For the writing exercise I chose the 'deathbed' scenario, but every time I tried to start it I became so depressed that all I could do was cry. So, I changed my subject to 'when was the last time you cried...' and was able to write my deathbed scenario from there. I also ended up reading the first 3 short stories in the reading exercise, because I kept getting caught up in the actual reading, and would forget to stop and do the assignment. I gave up trying after Apollo. However, on the upside, I discovered I really enjoy reading short stories and ordered Terry Pratchett's A Blink of the Screen. I'd also like to say that Chapter 7 - Short Fiction has been my favorite lesson thus far. :-)

Christa A.

Really inspires me to try out some new characters and ideas in this short story format. I like to think of my backstories of characters in a larger work as short stories.

Veronika B.

Very encouraging. This is just what I discovered recently... write short stories to develop the craft, rather than epic quests and journeys...

Sukhdev S.

I've been so inspired by this very lecture, I've written so many short stories in the past month or so. You can check them out at my website.

Nanette C.

I have never liked short stories, unless fairy tales might be short stories. But your adult short stories always leave me disappointed, cheated somehow. It's obvious from listening to Mr. Gaiman that I might do well to break down and read a couple.

Fülöp B.

I am doing this with fanfiction. The stories I write are fairly short, between 6000 and 16000 words usually, and I get to finish them and occasionally also get some feedback. It really helped me get started as a writer, because there is a lot less pressure than with writing original stuff under your own name, and you can be shorter and build on already existing traditions. So yeah, great thing to do. (Also huge compliments to writers who write long and complete stories, because some of them are REALLY high quality. Some of my big role models are fanfiction writers.)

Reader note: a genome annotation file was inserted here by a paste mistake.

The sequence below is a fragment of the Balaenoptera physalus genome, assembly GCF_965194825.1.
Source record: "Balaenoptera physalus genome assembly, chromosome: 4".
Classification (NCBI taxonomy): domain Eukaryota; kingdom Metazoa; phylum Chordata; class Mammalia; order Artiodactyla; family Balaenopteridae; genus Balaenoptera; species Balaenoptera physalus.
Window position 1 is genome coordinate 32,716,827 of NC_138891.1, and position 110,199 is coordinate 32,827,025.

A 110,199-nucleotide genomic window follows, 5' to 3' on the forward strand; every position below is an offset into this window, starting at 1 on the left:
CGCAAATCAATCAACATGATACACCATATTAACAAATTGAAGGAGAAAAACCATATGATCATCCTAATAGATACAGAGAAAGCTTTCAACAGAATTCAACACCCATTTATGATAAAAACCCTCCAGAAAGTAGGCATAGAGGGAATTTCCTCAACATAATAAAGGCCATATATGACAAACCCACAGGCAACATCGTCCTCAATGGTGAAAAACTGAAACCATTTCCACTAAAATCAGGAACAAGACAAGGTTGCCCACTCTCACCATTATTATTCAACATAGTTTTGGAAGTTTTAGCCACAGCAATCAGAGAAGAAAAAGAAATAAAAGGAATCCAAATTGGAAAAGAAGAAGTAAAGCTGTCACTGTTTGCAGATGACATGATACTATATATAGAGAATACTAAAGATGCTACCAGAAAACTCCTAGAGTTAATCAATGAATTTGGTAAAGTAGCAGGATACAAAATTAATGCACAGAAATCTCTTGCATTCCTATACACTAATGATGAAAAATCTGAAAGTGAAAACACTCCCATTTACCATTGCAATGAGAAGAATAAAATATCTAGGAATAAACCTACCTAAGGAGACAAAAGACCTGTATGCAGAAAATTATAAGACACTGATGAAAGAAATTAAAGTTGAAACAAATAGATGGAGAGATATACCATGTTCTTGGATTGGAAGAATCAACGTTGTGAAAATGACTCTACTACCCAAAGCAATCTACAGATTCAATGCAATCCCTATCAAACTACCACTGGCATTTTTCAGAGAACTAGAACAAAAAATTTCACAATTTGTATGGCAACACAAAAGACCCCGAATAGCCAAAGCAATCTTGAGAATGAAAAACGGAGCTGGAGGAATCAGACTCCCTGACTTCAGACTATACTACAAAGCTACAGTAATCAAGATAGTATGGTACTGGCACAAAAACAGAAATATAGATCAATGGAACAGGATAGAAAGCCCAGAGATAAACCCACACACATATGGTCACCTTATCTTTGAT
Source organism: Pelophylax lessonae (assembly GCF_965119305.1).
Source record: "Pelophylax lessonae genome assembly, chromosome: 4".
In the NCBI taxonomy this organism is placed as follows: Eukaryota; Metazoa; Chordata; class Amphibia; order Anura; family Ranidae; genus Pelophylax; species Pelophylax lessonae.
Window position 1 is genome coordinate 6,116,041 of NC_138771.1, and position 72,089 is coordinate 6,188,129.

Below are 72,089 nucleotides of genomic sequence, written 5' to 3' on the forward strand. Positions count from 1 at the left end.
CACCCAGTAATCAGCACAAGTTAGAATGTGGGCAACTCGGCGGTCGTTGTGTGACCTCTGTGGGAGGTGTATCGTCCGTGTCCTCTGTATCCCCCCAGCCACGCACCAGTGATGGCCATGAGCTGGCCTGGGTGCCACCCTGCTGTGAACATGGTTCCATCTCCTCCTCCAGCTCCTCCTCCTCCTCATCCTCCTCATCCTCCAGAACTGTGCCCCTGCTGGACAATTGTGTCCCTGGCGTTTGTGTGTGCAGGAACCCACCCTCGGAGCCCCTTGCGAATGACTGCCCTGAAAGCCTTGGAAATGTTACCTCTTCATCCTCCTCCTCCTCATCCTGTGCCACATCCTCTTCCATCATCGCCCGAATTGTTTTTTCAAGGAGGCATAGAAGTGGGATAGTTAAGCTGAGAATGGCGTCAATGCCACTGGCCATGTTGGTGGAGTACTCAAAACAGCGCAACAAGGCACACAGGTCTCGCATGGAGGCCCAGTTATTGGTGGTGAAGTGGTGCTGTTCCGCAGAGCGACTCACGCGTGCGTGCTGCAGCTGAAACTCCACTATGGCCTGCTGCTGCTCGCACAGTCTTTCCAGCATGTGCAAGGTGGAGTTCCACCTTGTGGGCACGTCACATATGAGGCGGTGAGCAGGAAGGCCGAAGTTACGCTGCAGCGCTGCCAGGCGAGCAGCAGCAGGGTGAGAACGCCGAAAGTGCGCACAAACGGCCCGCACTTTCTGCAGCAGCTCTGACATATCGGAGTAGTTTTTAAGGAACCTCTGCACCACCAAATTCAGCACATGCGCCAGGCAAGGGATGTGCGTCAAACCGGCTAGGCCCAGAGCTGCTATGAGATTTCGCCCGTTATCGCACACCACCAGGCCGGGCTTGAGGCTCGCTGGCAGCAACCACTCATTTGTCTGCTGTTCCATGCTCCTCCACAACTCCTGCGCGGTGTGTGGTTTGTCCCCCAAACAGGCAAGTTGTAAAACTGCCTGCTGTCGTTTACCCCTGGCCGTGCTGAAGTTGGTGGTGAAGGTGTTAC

Dwight H.

He stood there in that place where he knew that he shouldn't be standing. But he stood anyway, in between the threads of paintings, sculptures, the very room itself. The mosaics of the dead, scripted on small marble plates, captured in row after row of headstones-behind-glass-panels. The tapestry in the weave of the carpet soon gave way to a long and narrowing road through the forest. Drawing his short sword from its sheath, he waited for the Biggengobbler.

Suzanne L.

One of the problems I'm having with my WIP (yes, only one) is that there are several scenes I simply don't know how to write effectively. Neil has given me the perfect solution: write the scenes as short stories. Don't worry about what happens in the rest of the book, just write about these experiences. Give them beginnings, middles, and ends. Then, I can incorporate them, with minor changes to help continuity, into the book. Brilliant. Thanks, Neil.

Lou Nell G.

I always love listening to Neil read from his own work. His voice, timbre, and pacing seem to add to the story. I loved the presentation of short stories being the last chapter of a novel, only one thing has to happen, and particularly the analogy to taking the boat around the headland and back, writing short stories as practice. I was away from class for a week spending time with my nephew during his Spring Break. This lesson seems the perfect intro to help me get the rhythm of learning and writing back.

Wendy W.

I adore that Neil reads the introduction from M is for Magic! This introduction is something I read to my students every year. I want them to pay attention to story, as readers and writers. The exercise about jumping into the action is something that I've tried and trying to taking that risk so that we, as the writer, can get into the character's head. I do think about the previous lesson and about direction for the story. I like that I let the character be as real as possible. Maybe real is the wrong word, honest to that character. I worry about too much "plotting." My experience with students is when they "over-plot, over-plan," they are done with the story. I prefer Neil's idea of asking questions, of wondering what happens next. When my students think as "scenes" they seem to do better to focus and spend time discovering their characters. That idea from R. Zelazny that we are writing the last chapter, that characters existed BEFORE this scene, this story.